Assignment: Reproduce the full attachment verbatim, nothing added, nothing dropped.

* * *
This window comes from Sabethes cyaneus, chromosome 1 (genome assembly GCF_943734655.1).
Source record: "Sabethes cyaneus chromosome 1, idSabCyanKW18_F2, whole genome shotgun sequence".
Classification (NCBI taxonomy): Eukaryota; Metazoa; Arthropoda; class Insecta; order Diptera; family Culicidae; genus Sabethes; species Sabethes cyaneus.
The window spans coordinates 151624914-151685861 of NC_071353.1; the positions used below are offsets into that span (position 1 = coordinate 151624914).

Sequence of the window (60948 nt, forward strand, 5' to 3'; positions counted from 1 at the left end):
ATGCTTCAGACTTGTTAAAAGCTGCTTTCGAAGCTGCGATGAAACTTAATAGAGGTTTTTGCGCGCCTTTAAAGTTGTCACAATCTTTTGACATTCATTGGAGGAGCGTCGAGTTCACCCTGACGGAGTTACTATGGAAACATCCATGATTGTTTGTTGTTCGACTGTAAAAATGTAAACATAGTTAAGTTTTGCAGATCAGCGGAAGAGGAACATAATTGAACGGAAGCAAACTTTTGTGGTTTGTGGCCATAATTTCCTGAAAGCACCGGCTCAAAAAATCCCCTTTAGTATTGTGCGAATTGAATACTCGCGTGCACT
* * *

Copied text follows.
This window comes from Sabethes cyaneus, chromosome 1 (genome assembly GCF_943734655.1).
Source record: "Sabethes cyaneus chromosome 1, idSabCyanKW18_F2, whole genome shotgun sequence".
Classification (NCBI taxonomy): Eukaryota; Metazoa; Arthropoda; class Insecta; order Diptera; family Culicidae; genus Sabethes; species Sabethes cyaneus.
The window spans coordinates 151624914-151685861 of NC_071353.1; the positions used below are offsets into that span (position 1 = coordinate 151624914).

Sequence of the window (60948 nt, forward strand, 5' to 3'; positions counted from 1 at the left end):
ATGCTTCAGACTTGTTAAAAGCTGCTTTCGAAGCTGCGATGAAACTTAATAGAGGTTTTTGCGCGCCTTTAAAGTTGTCACAATCTTTTGACATTCATTGGAGGAGCGTCGAGTTCACCCTGACGGAGTTACTATGGAAACATCCATGATTGTTTGTTGTTCGACTGTAAAAATGTAAACATAGTTAAGTTTTGCAGATCAGCGGAAGAGGAACATAATTGAACGGAAGCAAACTTTTGTGGTTTGTGGCCATAATTTCCTGAAAGCACCGGCTCAAAAAATCCCCTTTAGTATTGTGCGAATTGAATACTCGCGTGCACT